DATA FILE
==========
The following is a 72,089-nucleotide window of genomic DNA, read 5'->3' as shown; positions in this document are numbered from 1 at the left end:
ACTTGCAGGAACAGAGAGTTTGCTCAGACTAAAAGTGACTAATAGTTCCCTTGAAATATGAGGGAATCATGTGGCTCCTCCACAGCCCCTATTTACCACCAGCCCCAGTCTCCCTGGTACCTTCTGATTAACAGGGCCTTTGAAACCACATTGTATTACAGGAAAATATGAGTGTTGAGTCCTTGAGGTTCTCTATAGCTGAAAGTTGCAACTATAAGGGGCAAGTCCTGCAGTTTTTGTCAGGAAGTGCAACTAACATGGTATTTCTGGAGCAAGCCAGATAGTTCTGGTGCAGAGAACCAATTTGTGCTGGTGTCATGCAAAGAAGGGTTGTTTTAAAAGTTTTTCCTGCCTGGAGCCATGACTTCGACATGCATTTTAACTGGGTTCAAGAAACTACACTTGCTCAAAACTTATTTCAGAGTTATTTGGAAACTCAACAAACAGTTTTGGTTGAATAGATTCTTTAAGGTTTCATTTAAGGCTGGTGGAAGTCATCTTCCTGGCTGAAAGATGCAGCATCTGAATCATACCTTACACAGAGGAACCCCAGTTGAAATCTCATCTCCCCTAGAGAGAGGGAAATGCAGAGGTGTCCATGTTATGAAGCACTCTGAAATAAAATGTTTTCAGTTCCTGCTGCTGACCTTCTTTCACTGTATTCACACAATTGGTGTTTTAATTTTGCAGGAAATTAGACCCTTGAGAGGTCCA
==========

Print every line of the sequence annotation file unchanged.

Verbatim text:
The following is a 72,089-nucleotide window of genomic DNA, read 5'->3' as shown; positions in this document are numbered from 1 at the left end:
ACTTGCAGGAACAGAGAGTTTGCTCAGACTAAAAGTGACTAATAGTTCCCTTGAAATATGAGGGAATCATGTGGCTCCTCCACAGCCCCTATTTACCACCAGCCCCAGTCTCCCTGGTACCTTCTGATTAACAGGGCCTTTGAAACCACATTGTATTACAGGAAAATATGAGTGTTGAGTCCTTGAGGTTCTCTATAGCTGAAAGTTGCAACTATAAGGGGCAAGTCCTGCAGTTTTTGTCAGGAAGTGCAACTAACATGGTATTTCTGGAGCAAGCCAGATAGTTCTGGTGCAGAGAACCAATTTGTGCTGGTGTCATGCAAAGAAGGGTTGTTTTAAAAGTTTTTCCTGCCTGGAGCCATGACTTCGACATGCATTTTAACTGGGTTCAAGAAACTACACTTGCTCAAAACTTATTTCAGAGTTATTTGGAAACTCAACAAACAGTTTTGGTTGAATAGATTCTTTAAGGTTTCATTTAAGGCTGGTGGAAGTCATCTTCCTGGCTGAAAGATGCAGCATCTGAATCATACCTTACACAGAGGAACCCCAGTTGAAATCTCATCTCCCCTAGAGAGAGGGAAATGCAGAGGTGTCCATGTTATGAAGCACTCTGAAATAAAATGTTTTCAGTTCCTGCTGCTGACCTTCTTTCACTGTATTCACACAATTGGTGTTTTAATTTTGCAGGAAATTAGACCCTTGAGAGGTCCA